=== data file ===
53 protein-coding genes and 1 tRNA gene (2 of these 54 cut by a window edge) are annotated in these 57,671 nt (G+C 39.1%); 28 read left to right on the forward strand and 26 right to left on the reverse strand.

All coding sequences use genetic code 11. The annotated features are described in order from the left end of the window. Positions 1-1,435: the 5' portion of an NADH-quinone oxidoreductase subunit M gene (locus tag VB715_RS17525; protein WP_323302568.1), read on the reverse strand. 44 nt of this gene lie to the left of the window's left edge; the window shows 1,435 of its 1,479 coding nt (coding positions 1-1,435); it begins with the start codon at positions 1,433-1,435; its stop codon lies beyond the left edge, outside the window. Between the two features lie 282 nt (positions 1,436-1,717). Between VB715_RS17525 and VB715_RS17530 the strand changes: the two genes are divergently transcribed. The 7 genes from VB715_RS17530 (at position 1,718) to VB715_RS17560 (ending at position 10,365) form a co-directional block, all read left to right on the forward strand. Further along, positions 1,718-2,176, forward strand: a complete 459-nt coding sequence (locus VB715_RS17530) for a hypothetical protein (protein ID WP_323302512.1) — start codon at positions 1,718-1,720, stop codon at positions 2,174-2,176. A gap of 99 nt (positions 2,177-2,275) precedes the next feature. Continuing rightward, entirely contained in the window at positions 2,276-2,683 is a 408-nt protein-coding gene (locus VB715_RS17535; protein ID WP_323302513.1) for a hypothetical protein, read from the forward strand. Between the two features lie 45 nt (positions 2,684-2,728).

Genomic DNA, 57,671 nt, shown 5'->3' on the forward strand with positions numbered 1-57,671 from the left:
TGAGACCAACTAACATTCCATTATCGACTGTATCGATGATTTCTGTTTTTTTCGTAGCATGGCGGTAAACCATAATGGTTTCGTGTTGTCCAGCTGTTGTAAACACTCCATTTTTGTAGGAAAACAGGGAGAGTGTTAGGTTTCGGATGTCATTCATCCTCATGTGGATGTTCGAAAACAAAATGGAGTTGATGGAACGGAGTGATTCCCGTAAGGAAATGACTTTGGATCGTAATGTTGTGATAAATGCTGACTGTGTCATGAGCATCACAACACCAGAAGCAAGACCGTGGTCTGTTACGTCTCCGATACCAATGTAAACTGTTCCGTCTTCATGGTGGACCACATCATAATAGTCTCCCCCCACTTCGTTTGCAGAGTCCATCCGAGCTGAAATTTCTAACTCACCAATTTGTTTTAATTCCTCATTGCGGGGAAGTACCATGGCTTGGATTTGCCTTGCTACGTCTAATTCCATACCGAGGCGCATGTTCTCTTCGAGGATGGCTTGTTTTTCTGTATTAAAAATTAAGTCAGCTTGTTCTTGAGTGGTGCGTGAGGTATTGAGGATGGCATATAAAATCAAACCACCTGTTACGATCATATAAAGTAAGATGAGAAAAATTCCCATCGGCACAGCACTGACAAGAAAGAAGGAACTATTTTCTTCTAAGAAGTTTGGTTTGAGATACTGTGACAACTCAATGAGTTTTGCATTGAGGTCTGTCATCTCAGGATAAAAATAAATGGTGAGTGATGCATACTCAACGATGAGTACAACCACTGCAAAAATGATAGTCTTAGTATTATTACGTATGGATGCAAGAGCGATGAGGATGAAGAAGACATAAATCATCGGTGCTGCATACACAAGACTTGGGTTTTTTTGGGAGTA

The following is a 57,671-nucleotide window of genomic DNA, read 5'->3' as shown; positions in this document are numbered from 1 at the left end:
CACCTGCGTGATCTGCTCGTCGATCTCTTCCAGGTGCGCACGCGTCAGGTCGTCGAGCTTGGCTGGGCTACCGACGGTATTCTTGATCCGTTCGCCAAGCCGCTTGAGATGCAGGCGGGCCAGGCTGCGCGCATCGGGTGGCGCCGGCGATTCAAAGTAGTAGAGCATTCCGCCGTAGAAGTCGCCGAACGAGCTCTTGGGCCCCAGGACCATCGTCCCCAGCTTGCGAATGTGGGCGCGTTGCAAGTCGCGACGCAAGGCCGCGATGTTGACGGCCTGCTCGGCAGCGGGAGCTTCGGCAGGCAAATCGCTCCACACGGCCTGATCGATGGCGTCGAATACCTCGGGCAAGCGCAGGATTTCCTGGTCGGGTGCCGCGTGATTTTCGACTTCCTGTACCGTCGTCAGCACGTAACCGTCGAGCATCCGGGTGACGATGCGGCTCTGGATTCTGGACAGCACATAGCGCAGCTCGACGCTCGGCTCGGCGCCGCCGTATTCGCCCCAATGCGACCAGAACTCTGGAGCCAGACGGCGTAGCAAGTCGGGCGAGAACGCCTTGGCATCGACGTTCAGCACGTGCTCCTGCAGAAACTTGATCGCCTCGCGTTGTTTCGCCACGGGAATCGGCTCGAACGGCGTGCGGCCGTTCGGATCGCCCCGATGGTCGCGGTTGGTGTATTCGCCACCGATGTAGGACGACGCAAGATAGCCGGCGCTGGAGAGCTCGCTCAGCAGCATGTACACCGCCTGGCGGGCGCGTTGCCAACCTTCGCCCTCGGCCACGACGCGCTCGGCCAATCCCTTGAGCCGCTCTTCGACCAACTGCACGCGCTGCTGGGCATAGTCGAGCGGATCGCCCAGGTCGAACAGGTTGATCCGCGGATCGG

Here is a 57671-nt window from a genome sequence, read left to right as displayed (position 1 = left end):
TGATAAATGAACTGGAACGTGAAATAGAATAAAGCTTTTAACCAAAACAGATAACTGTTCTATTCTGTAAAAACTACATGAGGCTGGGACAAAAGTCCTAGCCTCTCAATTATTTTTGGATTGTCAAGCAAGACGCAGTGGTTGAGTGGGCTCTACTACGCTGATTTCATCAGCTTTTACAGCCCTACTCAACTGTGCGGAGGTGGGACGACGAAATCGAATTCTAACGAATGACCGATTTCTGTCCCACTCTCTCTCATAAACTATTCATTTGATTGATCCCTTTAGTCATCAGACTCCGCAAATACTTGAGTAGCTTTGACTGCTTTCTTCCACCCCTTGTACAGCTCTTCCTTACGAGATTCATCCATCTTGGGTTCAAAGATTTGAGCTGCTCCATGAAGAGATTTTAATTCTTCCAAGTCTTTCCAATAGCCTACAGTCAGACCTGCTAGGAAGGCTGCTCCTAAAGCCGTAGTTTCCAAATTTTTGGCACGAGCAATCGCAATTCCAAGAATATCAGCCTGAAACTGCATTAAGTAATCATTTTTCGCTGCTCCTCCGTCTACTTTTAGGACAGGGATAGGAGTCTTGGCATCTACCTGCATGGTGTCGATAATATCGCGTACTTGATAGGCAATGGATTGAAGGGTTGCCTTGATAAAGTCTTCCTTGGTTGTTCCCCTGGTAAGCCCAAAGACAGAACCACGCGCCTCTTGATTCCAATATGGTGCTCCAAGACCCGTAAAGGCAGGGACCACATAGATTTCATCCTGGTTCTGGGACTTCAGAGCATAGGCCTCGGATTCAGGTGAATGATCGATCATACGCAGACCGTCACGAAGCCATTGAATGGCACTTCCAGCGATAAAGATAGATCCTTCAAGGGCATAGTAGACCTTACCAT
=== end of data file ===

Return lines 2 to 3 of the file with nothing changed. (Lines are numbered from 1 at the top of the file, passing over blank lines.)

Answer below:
All coding sequences use genetic code 11. The annotated features are described in order from the left end of the window. Positions 1-1,435: the 5' portion of an NADH-quinone oxidoreductase subunit M gene (locus tag VB715_RS17525; protein WP_323302568.1), read on the reverse strand. 44 nt of this gene lie to the left of the window's left edge; the window shows 1,435 of its 1,479 coding nt (coding positions 1-1,435); it begins with the start codon at positions 1,433-1,435; its stop codon lies beyond the left edge, outside the window. Between the two features lie 282 nt (positions 1,436-1,717). Between VB715_RS17525 and VB715_RS17530 the strand changes: the two genes are divergently transcribed. The 7 genes from VB715_RS17530 (at position 1,718) to VB715_RS17560 (ending at position 10,365) form a co-directional block, all read left to right on the forward strand. Further along, positions 1,718-2,176, forward strand: a complete 459-nt coding sequence (locus VB715_RS17530) for a hypothetical protein (protein ID WP_323302512.1) — start codon at positions 1,718-1,720, stop codon at positions 2,174-2,176. A gap of 99 nt (positions 2,177-2,275) precedes the next feature. Continuing rightward, entirely contained in the window at positions 2,276-2,683 is a 408-nt protein-coding gene (locus VB715_RS17535; protein ID WP_323302513.1) for a hypothetical protein, read from the forward strand. Between the two features lie 45 nt (positions 2,684-2,728).

Genomic DNA, 57,671 nt, shown 5'->3' on the forward strand with positions numbered 1-57,671 from the left: